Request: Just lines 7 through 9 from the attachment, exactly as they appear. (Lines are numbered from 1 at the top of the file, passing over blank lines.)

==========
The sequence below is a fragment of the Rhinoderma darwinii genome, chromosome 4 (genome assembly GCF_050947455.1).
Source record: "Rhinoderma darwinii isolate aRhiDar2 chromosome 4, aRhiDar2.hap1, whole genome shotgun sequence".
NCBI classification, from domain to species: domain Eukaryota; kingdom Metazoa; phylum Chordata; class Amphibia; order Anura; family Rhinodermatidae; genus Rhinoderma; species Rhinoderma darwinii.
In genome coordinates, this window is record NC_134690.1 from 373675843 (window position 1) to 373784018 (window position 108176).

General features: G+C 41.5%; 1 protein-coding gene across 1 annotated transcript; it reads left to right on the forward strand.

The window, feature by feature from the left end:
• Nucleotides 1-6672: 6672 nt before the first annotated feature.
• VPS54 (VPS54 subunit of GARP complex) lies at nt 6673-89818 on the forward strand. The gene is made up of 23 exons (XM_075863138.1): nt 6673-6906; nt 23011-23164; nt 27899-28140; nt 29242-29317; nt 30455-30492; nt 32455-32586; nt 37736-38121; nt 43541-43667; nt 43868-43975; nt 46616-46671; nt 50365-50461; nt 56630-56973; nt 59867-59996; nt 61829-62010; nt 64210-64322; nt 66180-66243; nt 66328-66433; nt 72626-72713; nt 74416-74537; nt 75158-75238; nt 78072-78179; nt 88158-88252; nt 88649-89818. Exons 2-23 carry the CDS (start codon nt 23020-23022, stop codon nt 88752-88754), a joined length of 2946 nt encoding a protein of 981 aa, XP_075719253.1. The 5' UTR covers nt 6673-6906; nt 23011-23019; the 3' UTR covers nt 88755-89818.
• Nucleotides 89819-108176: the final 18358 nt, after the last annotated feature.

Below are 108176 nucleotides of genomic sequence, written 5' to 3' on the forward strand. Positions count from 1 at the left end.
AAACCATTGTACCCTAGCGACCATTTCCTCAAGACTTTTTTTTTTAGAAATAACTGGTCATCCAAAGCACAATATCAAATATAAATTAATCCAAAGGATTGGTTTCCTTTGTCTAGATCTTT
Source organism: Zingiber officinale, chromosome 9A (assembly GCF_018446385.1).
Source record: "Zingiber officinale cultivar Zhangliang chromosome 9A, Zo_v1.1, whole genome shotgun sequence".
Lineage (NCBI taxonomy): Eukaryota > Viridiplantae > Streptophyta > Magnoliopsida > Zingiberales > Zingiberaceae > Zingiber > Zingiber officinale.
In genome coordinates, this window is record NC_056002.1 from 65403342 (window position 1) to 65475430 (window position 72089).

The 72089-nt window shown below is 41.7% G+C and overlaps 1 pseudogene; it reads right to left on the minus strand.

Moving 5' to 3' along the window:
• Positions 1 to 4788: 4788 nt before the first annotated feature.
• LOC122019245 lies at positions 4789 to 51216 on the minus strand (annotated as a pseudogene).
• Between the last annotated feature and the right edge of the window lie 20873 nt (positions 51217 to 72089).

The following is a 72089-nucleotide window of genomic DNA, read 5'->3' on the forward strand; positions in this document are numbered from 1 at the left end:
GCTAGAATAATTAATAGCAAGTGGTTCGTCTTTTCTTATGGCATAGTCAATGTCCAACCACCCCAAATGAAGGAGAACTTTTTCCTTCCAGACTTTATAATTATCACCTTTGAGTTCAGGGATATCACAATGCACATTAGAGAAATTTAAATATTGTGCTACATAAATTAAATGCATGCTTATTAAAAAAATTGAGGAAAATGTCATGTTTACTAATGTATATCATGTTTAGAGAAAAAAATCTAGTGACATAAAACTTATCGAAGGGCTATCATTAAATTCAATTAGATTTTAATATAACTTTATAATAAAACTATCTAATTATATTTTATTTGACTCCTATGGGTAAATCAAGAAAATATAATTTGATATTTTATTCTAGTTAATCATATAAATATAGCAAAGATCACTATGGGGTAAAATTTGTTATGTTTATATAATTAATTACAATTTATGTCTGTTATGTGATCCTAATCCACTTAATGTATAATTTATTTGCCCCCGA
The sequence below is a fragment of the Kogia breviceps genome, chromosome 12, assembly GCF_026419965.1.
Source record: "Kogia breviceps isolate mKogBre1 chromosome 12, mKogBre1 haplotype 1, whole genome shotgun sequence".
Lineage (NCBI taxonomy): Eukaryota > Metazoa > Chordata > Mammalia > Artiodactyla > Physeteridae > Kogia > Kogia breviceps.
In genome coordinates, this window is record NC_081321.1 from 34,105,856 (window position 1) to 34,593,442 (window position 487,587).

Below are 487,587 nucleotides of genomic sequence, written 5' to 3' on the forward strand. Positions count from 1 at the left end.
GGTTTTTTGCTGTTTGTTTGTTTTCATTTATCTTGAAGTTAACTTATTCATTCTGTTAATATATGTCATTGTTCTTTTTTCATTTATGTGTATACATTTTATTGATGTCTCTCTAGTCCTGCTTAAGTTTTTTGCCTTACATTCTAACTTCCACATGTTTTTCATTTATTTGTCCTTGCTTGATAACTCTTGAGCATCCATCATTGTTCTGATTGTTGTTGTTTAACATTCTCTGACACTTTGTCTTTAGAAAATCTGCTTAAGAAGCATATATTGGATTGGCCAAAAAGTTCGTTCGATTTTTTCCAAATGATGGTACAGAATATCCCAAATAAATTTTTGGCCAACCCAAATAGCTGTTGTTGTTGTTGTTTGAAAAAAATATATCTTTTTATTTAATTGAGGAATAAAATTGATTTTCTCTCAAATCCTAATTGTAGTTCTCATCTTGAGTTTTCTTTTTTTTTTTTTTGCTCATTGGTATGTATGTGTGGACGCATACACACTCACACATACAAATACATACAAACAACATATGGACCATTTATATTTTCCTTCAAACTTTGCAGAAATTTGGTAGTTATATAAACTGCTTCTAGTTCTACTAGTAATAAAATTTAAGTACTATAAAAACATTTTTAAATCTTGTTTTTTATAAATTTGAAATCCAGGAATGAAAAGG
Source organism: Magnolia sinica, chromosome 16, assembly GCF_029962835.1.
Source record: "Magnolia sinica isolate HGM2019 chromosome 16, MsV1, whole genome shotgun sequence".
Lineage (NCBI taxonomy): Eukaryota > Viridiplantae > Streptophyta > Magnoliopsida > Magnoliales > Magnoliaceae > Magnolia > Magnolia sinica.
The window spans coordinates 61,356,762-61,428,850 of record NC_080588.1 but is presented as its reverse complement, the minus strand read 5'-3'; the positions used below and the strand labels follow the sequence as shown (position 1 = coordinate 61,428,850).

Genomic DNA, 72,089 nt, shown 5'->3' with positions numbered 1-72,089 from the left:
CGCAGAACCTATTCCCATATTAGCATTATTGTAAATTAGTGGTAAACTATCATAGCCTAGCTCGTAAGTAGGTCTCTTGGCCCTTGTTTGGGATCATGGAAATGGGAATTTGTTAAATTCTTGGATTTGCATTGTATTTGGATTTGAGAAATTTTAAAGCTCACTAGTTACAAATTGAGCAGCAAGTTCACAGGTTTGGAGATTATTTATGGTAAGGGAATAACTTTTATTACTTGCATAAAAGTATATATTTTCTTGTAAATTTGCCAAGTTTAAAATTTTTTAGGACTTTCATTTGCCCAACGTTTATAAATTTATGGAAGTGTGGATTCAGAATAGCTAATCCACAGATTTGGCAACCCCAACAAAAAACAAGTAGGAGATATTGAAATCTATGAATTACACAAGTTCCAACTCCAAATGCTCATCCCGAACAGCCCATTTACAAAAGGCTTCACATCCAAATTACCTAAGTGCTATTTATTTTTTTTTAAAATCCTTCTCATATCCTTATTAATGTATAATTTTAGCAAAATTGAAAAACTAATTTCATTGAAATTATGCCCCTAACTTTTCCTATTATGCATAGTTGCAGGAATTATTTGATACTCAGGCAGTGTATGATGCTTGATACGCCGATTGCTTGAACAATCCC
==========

• Nucleotides 1-6672: 6672 nt before the first annotated feature.
• VPS54 (VPS54 subunit of GARP complex) lies at nt 6673-89818 on the forward strand. The gene is made up of 23 exons (XM_075863138.1): nt 6673-6906; nt 23011-23164; nt 27899-28140; nt 29242-29317; nt 30455-30492; nt 32455-32586; nt 37736-38121; nt 43541-43667; nt 43868-43975; nt 46616-46671; nt 50365-50461; nt 56630-56973; nt 59867-59996; nt 61829-62010; nt 64210-64322; nt 66180-66243; nt 66328-66433; nt 72626-72713; nt 74416-74537; nt 75158-75238; nt 78072-78179; nt 88158-88252; nt 88649-89818. Exons 2-23 carry the CDS (start codon nt 23020-23022, stop codon nt 88752-88754), a joined length of 2946 nt encoding a protein of 981 aa, XP_075719253.1. The 5' UTR covers nt 6673-6906; nt 23011-23019; the 3' UTR covers nt 88755-89818.
• Nucleotides 89819-108176: the final 18358 nt, after the last annotated feature.